Che, Part Two-Reviewed

February 3, 2009

 

Benecio Del Toro as Ernesto "Che" Guevara in the comic romp, Che, Part Two

Benecio Del Toro as Ernesto "Che" Guevara in the comedic romp, Che, Part Two.

by Kevin Egan

At the end of Che, Part One, viewers were left with quite a cliffhanger. After Castro (Demian Bichir) fell to his death in a field of vines and every enemy of Ernesto “Che” Guevara (Benecio Del Toro) had been eliminated through violent means, our protagonist had been dubbed heir to the thrown, while simultaneously shutting out his wife from his affairs. It was an unsettling moment as the door was closed so forcefully in her face. Still, we loved the Guevaras and desperately desired to see more of them. With Che, Part Two, director Steven Sodenbergh pulls no punches, giving us viewers the family epic we had been waiting for. Saturated with plot twists, celebrity cameos (Adam Sandler as Batista) and endings upon endings upon endings, this sequel supercedes the possibilities already established by other films, taking us into unexplored territories.

Part Two begins exactly where Part One left off, except this time around, Doc Brown (Christopher Lloyd) returns to the present time to warn Che about his troubling children and the havoc they are wreaking in the future. This catapults Che on another wacky adventure, outsmarting his old nemesis, Biff (Thomas F.Wilson), and rescuing his family from danger. Then, once Che believes he is clear of all hijinks, an apparition of his mentor, Ben (performed elegantly by the late Alec Guinness) appears, instructing him to go to the Degoba system, to study with an old Jedi master named “Yoda.” While Che follows this path outlined for him by his old friend, his children find themselves in trouble once more, except this time it comes in the form of a shark. Luckily for them, a desperate-for-any-kind-of-work Michael Caine (as himself) shows up to help them in their struggle.

Just like in Part One, Del Toro is again magnificent in the triple roles of Guevara, his wife and his ornery grandfather. And although the “fat suit” he wears through the second half of the film will most likely earn the make-up team an Oscar nomination, it is what Del Toro does with the suit that one finds most appealing. His ability to conjure up deep and funny voices for all three of the characters, as well as contort his face to provide the most comic expressions, is a skill unrivalled in the cinema today. Robert DeNiro himself could do no better.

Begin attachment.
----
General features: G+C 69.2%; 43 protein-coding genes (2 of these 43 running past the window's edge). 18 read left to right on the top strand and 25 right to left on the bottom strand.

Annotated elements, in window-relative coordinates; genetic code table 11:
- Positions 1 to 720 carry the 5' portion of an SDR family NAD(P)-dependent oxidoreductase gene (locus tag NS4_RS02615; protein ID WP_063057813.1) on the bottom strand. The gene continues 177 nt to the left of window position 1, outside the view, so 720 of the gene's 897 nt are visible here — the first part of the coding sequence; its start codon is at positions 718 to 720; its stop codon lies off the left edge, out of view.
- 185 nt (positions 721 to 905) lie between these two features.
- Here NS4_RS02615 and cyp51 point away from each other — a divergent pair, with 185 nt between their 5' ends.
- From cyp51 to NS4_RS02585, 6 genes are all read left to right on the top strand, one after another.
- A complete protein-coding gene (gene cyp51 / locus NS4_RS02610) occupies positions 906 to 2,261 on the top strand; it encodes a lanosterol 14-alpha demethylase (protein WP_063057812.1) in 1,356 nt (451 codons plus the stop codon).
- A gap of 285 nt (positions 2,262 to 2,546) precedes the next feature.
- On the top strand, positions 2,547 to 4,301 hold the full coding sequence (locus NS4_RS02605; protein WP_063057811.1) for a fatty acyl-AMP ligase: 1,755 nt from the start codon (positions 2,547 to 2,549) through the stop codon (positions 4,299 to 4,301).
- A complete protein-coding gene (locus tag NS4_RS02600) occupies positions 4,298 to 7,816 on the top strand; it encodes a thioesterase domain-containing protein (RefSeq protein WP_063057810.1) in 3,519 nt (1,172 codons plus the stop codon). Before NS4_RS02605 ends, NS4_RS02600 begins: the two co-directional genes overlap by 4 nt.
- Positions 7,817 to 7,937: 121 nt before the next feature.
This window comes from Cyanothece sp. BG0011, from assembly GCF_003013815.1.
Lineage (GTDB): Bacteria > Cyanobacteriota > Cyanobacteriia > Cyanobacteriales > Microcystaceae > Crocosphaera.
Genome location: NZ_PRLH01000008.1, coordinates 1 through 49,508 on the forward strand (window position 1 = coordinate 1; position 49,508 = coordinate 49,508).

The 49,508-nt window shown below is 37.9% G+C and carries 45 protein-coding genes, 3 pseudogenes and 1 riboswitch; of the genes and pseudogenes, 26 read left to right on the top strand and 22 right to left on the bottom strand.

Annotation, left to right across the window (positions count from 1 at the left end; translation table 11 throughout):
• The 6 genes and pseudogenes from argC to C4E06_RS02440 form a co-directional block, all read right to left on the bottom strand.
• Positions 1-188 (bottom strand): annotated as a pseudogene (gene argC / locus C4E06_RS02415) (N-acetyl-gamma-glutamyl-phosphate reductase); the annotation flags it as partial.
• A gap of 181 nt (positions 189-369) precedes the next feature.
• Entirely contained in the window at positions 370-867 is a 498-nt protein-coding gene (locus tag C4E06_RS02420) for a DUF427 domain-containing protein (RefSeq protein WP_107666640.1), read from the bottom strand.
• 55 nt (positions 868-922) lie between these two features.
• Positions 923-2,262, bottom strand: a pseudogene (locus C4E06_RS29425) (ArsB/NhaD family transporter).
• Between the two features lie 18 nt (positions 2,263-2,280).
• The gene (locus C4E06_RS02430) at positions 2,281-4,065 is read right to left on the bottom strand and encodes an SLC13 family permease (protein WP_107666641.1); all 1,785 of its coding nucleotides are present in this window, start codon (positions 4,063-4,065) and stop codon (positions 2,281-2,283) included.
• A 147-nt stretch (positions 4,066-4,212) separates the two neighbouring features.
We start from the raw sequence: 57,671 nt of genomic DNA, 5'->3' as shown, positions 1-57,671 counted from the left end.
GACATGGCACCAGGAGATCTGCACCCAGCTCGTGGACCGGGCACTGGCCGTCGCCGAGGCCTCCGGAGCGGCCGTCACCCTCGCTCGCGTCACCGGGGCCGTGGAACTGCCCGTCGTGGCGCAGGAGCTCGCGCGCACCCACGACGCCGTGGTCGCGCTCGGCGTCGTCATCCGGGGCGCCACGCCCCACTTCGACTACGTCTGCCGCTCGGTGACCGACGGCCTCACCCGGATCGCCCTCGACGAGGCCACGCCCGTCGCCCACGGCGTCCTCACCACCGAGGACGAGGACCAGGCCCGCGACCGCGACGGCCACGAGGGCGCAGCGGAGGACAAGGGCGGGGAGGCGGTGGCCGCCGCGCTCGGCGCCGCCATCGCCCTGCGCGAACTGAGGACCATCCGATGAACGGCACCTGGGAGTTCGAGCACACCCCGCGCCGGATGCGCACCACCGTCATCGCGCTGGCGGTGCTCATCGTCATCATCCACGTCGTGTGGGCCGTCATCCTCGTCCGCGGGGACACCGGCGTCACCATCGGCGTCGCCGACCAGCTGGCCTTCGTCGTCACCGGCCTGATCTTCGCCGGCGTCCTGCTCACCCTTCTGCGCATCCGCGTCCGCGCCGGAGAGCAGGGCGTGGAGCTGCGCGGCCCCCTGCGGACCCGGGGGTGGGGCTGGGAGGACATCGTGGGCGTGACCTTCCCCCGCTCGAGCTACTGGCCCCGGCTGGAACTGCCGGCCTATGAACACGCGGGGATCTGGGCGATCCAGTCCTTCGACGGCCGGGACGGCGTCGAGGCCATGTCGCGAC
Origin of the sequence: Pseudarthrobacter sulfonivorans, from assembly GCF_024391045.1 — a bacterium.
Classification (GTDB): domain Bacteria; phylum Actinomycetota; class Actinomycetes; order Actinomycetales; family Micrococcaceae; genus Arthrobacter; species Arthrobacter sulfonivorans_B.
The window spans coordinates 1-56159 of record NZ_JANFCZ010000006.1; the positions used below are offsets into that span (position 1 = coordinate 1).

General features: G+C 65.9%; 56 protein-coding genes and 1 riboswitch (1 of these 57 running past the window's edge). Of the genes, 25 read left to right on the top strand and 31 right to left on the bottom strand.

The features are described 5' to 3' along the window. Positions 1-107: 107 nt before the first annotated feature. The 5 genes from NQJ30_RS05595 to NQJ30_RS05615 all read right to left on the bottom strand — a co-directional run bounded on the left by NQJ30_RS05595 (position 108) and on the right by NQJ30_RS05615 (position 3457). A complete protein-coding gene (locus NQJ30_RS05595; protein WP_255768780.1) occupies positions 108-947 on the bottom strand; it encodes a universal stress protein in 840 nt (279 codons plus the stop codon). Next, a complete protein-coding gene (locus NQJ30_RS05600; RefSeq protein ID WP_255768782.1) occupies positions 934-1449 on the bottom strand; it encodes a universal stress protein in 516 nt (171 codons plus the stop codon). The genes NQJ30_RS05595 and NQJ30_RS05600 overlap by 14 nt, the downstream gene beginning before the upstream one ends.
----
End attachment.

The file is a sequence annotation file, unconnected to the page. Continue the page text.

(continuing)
Without giving too much away in regards to the ending, Che, Part Two borrows from the classic comedy, Clue, offering multiple endings, each shown separately, depending on which theatre you attend. If you’re like me, you’ll see it more than once, hitting every theatre in town, for no other reason than to ensure you catch all the unbelievable ways in which Che’s fate hangs in the balance. This one’s a keeper!

4 out of 5 stars.  Bring the kids!!!

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Lefties Feel the Recession More than Most

January 23, 2009

Pitcher, "Lefty" Gomez in 1908.

Pitcher, "Lefty" Gomez in 1908.

 

 

 

America's most famous "Lefty."

Ben Franklin: America’s most famous “Lefty.”

by Kevin Egan

SAN DIEGO (AP)- After conducting a nationwide survey of numerous factions of Americans, The Center for Demographic Research released startling results today, concluding that left-handed people have been hit hardest by the current recession, more than any other category of Americans. 

“It seems that many left-handed people have been the first to be laid off at work,” said Nancy Frightenwood, spokesperson for The Center.  “In the blue collar world, most machines are built for right-handed people, which leaves the lefties at a disadvantage.  And in the white collar world, it seems that simple things like office supplies can cause trouble for Lefties, slowing down their productivity and contribution to the company as a whole.”